Spinal Anatomy Guide

An estimated 80 to 90 percent of Americans will experience significant back pain. Ninety percent (90%) of these people will continue to have back pain that will limit work and recreational activities.

The majority of back problems result from cumulative stresses, abnormal movement patterns, poor posture and muscle weakness. The risk of recurrent, re-injury that results in more severe injury remains high unless the underlying causes of back problems are addressed. In fact, if back pain is resolved but left "as is", subsequent back pain episodes will be progressively more severe, last longer and repeat with increased frequency.

To prevent re-injury and obtain your best back health, a good understanding of spinal anatomy can help you keep things in check as you return to work and recreational activities.

Spine Functionality 

The various parts of the spine work together as a unit. It is easier to understand their functionality when one visualizes the structures that are at risk with poor posture or work habits.

The spine is a protective column surrounding your spinal cord and provides structural support for the back with the help of muscles and ligaments. Ligaments attach bones to each other while muscles power the spine to move. The spinal discs and joints allow for forward, backward, side bending and rotating movement at each spinal segment from the top to the bottom of the spinal column.

Spinal Cord

The spinal cord is a long, thin, tubular bundle of nerves that extends from the brain. The brain and spinal cord together make up the central nervous system. Enclosed within and protected by the bony vertebral column, the spinal cord transmits signals between the brain and the rest of the body, and controls numerous reflexes. In the adult, the lower end of the spinal cord usually ends at the first lumbar vertebra (L1), where it divides into many individual nerve roots.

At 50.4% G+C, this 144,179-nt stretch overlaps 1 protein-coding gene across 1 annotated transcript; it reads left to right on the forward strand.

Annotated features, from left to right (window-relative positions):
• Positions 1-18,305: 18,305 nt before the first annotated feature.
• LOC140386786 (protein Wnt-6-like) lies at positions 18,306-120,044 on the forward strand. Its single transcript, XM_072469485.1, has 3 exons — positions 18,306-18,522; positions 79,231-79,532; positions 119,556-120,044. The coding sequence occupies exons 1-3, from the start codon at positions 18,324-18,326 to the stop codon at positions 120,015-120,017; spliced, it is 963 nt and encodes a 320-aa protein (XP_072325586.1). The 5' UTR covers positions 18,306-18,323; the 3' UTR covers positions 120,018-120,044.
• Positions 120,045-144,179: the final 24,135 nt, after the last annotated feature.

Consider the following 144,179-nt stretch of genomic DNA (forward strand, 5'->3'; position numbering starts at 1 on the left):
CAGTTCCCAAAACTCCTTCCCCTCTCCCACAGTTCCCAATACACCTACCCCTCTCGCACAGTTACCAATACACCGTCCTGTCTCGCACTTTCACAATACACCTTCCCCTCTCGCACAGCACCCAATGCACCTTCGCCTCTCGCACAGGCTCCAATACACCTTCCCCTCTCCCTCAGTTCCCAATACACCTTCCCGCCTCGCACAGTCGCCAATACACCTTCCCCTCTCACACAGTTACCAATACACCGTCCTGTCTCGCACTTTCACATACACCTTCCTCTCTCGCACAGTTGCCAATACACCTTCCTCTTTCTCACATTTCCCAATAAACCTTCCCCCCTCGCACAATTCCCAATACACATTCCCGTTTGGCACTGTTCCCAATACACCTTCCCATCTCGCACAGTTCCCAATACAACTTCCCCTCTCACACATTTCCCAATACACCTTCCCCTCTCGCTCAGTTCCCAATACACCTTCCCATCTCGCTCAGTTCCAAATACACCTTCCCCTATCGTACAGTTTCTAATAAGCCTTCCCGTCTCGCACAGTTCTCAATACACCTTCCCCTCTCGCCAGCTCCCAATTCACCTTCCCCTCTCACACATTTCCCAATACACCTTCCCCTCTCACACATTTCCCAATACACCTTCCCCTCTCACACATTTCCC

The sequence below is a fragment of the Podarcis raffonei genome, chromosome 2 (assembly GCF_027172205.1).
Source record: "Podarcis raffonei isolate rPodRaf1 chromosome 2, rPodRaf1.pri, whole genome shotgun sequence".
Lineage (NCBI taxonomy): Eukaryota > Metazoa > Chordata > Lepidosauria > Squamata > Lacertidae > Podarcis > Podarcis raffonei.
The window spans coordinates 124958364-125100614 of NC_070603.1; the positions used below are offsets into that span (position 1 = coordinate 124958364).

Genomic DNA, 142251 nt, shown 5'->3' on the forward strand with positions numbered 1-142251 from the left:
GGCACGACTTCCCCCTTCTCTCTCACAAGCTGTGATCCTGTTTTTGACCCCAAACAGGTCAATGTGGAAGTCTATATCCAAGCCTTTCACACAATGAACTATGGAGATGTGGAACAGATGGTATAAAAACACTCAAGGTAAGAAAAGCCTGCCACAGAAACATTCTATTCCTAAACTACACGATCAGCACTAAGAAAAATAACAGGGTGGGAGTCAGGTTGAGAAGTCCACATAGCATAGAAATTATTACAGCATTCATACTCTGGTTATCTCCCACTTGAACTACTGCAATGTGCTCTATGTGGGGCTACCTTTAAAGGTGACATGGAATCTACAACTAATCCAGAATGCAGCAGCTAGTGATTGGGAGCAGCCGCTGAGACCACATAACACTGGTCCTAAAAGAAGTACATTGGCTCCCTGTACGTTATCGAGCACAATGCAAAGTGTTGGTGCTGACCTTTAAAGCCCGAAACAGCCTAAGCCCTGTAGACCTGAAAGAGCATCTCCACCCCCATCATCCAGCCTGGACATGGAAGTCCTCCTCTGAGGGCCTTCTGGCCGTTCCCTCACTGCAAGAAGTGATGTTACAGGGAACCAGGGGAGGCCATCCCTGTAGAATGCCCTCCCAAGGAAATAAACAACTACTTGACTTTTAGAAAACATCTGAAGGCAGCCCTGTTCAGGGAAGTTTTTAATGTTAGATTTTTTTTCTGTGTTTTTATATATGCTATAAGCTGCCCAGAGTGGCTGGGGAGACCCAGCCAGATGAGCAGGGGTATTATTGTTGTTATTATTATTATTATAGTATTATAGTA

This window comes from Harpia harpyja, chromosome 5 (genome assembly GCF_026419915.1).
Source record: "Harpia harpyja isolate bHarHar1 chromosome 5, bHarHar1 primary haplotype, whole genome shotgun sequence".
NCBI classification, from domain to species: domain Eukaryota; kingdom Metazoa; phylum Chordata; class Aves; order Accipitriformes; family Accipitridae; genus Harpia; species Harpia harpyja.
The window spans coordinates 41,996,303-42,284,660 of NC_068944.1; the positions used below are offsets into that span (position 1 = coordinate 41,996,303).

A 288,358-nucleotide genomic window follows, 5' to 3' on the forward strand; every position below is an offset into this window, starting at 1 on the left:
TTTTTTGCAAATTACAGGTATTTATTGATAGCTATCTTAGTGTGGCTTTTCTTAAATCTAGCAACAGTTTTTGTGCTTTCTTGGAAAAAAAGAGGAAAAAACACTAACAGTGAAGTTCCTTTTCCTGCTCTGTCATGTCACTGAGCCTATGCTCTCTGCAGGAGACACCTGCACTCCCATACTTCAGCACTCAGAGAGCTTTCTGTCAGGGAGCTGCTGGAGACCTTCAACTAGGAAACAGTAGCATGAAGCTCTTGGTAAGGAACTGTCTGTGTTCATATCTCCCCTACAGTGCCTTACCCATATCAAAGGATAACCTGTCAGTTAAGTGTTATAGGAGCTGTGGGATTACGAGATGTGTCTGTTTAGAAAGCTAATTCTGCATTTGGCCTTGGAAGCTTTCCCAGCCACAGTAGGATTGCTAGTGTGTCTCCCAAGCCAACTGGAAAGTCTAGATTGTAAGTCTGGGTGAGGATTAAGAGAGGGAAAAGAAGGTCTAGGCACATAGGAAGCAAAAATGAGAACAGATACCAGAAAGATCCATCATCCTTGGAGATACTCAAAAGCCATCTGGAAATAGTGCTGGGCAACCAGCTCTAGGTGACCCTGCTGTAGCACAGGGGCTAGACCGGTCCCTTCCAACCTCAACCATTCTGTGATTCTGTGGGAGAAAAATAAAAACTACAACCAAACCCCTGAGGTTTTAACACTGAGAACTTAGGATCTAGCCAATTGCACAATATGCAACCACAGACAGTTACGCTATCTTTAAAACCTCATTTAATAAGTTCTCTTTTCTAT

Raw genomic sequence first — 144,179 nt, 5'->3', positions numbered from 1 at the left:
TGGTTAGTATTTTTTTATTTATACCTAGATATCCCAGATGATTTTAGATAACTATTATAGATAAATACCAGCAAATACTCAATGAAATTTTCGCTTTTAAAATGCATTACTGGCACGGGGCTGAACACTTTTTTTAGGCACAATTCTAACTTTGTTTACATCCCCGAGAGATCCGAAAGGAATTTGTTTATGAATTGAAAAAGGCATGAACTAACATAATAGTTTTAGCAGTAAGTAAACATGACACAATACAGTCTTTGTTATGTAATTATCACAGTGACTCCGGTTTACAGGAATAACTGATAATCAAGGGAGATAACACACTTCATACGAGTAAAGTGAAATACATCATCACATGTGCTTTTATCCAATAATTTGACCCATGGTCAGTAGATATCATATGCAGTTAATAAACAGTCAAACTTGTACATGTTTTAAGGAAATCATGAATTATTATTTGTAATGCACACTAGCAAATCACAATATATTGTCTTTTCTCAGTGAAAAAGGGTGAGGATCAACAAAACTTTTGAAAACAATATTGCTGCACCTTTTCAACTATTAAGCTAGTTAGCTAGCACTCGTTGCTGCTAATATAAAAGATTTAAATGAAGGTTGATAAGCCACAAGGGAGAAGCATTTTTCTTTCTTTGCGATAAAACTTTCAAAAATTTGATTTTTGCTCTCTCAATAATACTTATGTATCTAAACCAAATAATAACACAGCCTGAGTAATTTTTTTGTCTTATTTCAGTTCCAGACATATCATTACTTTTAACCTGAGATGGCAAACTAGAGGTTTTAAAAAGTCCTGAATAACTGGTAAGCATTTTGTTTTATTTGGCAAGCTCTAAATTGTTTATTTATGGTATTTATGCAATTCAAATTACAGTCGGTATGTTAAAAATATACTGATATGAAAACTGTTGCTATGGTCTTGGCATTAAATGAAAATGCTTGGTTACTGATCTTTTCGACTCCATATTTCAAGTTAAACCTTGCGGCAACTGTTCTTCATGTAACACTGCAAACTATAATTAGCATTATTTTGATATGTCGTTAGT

Spinal Canal

The bones and ligaments are aligned in such a way to form the spinal canal, which protects and supports the spinal cord. The space between the membrane that encases the brain and spinal canal is called the epidural space. This space is filled with tissue, vessels and large veins. The epidural space is important in the treatment of low back pain because it is into this space where medications are sometimes injected in order to alleviate pain and inflammation of the nerve roots.

Spinal Curves 

The normal spine assumes its natural curves to allow for even distribution of weight throughout the spinal system. There are three natural curves providing your spine the ability to keep you straight and upright, specifically, cervical lordosis (neck), thoracic kyphosis (mid-back) and lumbar lordosis (lower back). Alteration of these normal curves or balance of the vertebrae will increase stress and strain on the spine and can contribute to spinal imbalance and deformity.

Vertebrae Numbering

Vertebrae are the building blocks of the spine. Physicians use a numbering code to number each of the 24 moving vertebra segments in the spine. There are 7 cervical vertebrae which we call our neck. Below the cervical spine are twelve (12) thoracic vertebrae. Our ribs wrap around from our front to attach to our thoracic vertebrae. The lumbar spine follows immediately below the last thoracic vertebra. The lumbar spine typically has five vertebrae but may occasionally have four or six vertebrae. Finally, the sacrum and coccyx are comprised of five (5) fused (non-moving) vertebra and four (4) fused vertebrae respectively.


A vertebra (plural: vertebrae) is an individual bone in a flexible column which encases and protects the spinal cord. (The true spinal cord actually ends at the L1 level, where it divides into many different nerve roots that travel to the lower body and legs.) An individual vertebra is composed of a central body, arches that protrude from the bottom of the central body, and various bony processes designed to protect it.